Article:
4. GREEN AND BLACK TEA
Both black and green teas contain polyphenols, antioxidants that target free radicals unleashed by the sun. The Journal of the American Academy of Dermatology published a study by Dartmouth Medical School researchers who had found that subjects who drank two or more cups of either black or green tea daily were 30 percent less likely to have squamous cell carcinoma than their peers who didn't drink tea. Even better, those who'd sipped tea for 47 years or more saw their odds of squamous cell cancer plummet by an impressive 51 percent.
The polyphenols in tea may also protect the skin against moderate sun exposure, says lead author Judy Rees, M.D., Ph.D., professor of epidemiology at Dartmouth. "But more research is needed." While they originate from the same plant, black and green teas are not created equal. Green tea has more epigallocatechin–3–gallate (EGCG), the most powerful polyphenol of them all. For scientists, the next step is to distinguish the protective differences, if any, between the two teas. Until results are in, play it safe and stick with green tea.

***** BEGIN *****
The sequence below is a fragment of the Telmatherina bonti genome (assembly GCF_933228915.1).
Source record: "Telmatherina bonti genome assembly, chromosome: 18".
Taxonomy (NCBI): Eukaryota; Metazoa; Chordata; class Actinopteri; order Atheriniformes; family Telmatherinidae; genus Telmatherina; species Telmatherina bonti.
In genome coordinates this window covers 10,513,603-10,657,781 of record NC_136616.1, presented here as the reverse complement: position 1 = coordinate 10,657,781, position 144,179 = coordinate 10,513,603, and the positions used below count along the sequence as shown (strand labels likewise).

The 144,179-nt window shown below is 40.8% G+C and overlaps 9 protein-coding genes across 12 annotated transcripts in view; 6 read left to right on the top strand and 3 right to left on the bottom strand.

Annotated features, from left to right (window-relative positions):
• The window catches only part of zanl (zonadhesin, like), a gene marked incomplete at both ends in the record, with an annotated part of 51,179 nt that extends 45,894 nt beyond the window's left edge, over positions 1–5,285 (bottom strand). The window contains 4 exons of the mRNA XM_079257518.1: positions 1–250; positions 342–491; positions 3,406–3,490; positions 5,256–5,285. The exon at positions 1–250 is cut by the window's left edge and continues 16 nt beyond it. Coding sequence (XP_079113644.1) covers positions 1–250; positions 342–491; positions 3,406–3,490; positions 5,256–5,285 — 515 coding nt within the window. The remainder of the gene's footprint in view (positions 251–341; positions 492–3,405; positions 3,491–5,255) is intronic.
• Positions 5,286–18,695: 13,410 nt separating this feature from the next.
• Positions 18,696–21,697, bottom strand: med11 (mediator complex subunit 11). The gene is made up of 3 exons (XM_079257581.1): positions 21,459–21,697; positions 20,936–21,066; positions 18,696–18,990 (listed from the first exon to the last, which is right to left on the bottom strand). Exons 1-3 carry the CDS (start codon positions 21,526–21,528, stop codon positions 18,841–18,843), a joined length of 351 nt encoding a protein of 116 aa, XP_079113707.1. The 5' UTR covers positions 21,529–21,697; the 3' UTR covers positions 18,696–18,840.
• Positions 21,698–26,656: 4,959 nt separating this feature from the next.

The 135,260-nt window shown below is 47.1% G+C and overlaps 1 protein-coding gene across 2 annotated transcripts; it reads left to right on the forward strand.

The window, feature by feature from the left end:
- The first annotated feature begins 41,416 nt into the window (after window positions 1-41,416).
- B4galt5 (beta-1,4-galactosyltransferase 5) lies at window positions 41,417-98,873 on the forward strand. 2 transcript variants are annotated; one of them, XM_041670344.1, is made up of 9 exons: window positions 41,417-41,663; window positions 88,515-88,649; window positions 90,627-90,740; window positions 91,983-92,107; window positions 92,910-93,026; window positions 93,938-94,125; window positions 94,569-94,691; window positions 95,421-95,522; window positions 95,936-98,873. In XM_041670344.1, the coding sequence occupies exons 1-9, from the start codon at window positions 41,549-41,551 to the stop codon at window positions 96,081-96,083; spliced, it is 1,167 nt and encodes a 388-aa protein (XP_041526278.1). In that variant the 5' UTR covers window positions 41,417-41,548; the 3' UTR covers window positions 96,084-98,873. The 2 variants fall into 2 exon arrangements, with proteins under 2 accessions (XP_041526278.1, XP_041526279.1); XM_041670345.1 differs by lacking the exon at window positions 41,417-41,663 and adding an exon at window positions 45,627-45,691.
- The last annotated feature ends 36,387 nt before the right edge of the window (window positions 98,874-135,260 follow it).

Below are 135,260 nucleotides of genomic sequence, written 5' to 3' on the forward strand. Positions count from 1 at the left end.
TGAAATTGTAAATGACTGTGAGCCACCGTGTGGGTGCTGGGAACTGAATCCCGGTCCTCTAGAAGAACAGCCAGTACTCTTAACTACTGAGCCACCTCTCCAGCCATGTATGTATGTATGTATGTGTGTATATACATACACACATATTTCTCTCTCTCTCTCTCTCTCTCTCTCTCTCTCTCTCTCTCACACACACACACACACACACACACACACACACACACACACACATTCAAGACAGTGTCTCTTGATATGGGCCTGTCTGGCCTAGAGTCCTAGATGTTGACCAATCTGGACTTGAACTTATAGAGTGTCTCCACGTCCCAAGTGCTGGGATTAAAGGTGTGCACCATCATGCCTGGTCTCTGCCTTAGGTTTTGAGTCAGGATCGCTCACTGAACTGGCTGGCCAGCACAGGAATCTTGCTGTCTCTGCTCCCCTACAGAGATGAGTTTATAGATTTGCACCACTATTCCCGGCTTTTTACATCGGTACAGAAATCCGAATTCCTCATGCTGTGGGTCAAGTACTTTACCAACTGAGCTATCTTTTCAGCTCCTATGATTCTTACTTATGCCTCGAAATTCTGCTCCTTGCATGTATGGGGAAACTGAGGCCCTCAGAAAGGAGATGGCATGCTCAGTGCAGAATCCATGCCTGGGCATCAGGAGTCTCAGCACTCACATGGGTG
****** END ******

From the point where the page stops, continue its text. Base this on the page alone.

Let tea steep a little longer than normal–about five minutes. The longer it steeps, the higher the polyphenol content.
5. GREEN LEAFY VEGETABLES
Savvy eaters know that broccoli and leafy greens like spinach, kale, and chard help ward off lung and colon cancers, but new evidence hints that the protection may extend to the skin. A breakthrough Queensland, Australia, study published in the International Journal of Cancer—and involving more than 1,000 subjects tracked over 11 years—suggested that the blend of antioxidants, vitamins, and minerals in green veggies could lower the risk of squamous cell carcinoma by more than 50 percent.
The notion that greens protect the skin from the sun is no surprise to Paul Talalay, M.D., a professor of pharmacology and molecular sciences at Johns Hopkins University School of Medicine, who's been studying the link between cruciferous vegetables and cancer protection for 25 years. Most recently, he and his colleagues discovered that broccoli sprouts house a potent skin cancer weapon—sulforaphane. The anticancer compound increases the body's natural production of the enzymes that protect skin from the sun. "Broccoli isn't a substitute for sunscreen," Talalay cautions, "but the protection you get won't wash off in the pool."
Get in the habit of eating broccoli by steaming a head (or two for a family) every week. Keep it in the fridge and dole out ½ cup servings, and try adding broccoli sprouts to salads or sandwiches.